Holly Frederick, an agent at Curtis Brown who specializes in marketing books to film and TV producers says, “There are a lot of bites at the apple. If you’re not able to sell it to Hollywood when it first sells to publishers, then you can wait until the galley stage, or you can wait until publication, because at publication you’ll be armed with reviews, you will be armed with press, and hopefully a best-seller mention or two, and that also perks up the studio’s ears.”
Because studios want blockbuster films that will do well around the world, literary novels usually end up with independent producers (if they end up anywhere at all). And the journey to getting the film made can be an arduous one.
Bourne writes: “With a book, writers need only win over an editor to see their vision of the story through to publication. Filmmakers, even those outside the Hollywood studio system, must accommodate the needs and wishes of a huge number of people, from actors and crew members to financiers and executives at film companies, each of whom helps shape the movie the audience sees.”
“For authors, the trade-off for this loss of creative control is the fat paycheck that can come from selling a book to Hollywood. But Frederick, the Curtis Brown agent, says writers need to keep in mind how rarely that big paycheck actually arrives. In most cases, when producers want to adapt a book for the screen, they first pay the author a small option fee. This payment gives producers twelve to eighteen months to get a screenplay written, find a director and perhaps a bankable star, and otherwise assemble the component parts of a project that will attract the millions of dollars it takes to make even a modest feature film.”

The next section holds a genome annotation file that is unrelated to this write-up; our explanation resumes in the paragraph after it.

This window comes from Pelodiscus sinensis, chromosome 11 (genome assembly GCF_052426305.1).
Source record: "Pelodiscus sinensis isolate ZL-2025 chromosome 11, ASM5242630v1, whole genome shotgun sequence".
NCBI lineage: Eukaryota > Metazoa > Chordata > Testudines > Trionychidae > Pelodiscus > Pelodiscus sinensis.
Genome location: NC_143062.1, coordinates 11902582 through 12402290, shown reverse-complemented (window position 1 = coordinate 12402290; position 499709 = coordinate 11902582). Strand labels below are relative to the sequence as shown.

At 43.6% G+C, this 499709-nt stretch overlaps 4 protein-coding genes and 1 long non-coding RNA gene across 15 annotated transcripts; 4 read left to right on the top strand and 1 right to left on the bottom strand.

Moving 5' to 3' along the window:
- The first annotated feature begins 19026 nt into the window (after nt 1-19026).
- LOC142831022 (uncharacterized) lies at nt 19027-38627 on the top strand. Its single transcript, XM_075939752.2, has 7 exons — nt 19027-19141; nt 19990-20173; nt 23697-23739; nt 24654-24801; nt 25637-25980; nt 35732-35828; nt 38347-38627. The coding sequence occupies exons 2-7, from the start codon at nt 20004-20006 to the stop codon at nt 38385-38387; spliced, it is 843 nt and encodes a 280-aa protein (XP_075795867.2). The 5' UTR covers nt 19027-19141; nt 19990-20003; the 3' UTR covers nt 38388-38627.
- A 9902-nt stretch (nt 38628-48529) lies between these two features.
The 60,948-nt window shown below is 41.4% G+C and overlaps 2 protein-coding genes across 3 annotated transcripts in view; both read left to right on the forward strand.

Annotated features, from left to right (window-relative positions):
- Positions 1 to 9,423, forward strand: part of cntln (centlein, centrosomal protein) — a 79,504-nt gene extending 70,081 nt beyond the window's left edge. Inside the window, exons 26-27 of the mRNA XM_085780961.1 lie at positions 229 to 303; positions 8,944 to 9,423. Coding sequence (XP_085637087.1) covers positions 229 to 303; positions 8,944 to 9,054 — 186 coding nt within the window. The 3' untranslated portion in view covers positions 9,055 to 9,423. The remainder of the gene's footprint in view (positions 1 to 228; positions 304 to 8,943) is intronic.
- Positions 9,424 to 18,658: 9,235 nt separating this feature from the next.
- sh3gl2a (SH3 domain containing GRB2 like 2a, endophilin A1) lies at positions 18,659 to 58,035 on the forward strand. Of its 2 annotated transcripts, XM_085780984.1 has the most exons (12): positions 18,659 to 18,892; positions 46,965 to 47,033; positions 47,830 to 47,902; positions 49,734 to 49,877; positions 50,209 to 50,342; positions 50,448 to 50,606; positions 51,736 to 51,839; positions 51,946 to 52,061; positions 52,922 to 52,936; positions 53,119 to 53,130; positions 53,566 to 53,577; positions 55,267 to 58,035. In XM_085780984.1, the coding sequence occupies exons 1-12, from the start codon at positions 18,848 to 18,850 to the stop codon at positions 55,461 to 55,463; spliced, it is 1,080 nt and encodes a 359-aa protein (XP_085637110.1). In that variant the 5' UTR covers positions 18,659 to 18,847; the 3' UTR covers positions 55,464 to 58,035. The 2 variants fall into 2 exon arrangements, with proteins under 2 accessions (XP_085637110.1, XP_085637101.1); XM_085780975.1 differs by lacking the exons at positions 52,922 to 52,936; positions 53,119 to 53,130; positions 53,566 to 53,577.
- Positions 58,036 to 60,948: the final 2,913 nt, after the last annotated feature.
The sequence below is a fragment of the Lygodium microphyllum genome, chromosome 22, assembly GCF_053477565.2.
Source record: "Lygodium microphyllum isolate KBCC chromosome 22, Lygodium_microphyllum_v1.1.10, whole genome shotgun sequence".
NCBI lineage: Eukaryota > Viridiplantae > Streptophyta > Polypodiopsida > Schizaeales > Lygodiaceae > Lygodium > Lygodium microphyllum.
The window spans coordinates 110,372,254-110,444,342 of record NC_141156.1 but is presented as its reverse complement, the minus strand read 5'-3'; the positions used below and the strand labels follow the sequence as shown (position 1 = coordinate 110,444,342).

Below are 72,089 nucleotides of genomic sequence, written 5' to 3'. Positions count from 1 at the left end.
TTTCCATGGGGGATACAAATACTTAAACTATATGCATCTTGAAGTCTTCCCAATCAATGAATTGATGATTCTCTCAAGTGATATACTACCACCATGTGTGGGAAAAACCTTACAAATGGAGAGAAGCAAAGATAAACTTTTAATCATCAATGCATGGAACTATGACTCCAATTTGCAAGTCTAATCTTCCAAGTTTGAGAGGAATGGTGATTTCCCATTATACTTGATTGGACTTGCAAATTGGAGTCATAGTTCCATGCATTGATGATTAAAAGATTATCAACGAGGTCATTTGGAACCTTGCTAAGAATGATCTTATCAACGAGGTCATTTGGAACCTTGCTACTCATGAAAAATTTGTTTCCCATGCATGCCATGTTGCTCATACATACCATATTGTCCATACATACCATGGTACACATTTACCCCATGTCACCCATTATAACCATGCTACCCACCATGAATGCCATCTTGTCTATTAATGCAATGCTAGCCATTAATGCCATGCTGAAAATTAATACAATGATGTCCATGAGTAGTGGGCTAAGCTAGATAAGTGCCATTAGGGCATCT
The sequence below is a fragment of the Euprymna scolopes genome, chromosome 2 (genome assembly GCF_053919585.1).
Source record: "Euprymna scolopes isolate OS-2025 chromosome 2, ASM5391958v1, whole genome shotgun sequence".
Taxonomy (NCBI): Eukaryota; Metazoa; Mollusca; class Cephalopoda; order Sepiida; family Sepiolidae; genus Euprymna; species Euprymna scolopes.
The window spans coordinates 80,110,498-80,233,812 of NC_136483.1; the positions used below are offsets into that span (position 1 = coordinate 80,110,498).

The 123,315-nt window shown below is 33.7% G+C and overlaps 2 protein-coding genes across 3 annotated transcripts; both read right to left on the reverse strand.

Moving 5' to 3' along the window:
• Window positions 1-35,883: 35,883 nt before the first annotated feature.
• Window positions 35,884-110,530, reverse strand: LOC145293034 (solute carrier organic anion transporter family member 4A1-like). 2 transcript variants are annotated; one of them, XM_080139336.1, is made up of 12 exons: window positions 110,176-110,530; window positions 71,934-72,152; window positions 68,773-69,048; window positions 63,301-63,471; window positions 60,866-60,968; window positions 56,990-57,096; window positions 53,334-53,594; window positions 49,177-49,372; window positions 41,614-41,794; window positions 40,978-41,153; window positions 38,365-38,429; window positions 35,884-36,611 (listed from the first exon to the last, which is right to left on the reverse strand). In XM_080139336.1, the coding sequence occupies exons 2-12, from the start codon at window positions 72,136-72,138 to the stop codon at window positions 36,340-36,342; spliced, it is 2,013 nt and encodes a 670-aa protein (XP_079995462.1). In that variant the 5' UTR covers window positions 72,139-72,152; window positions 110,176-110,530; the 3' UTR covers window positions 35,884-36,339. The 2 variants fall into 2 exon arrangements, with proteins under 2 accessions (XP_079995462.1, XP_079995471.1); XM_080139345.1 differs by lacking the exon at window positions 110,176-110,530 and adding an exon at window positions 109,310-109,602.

So, how much is a “small option fee”? What kind of money are we talking?
Bourne writes: “The rule of thumb, according to Frederick, is that the dramatic rights for a book by a midlist author are valued at 2.5 percent of the production budget, with 10 percent coming up front and the remaining 90 percent only paid if the project goes forward. This means that if producers expect a movie to cost $10 million, a writer could expect to receive $25,000 for the initial option, with another $225,000 coming due if the movie gets produced.”
“Add to this the writer’s share of any profits the screen adaptation earns–typically, Frederick says, writers receive 5 percent of the producer’s net profit–along with any bump in book sales driven by the heavy promotion of a Hollywood production, and an author of a book that spawns a hit film or TV series is in for a rich payday indeed.”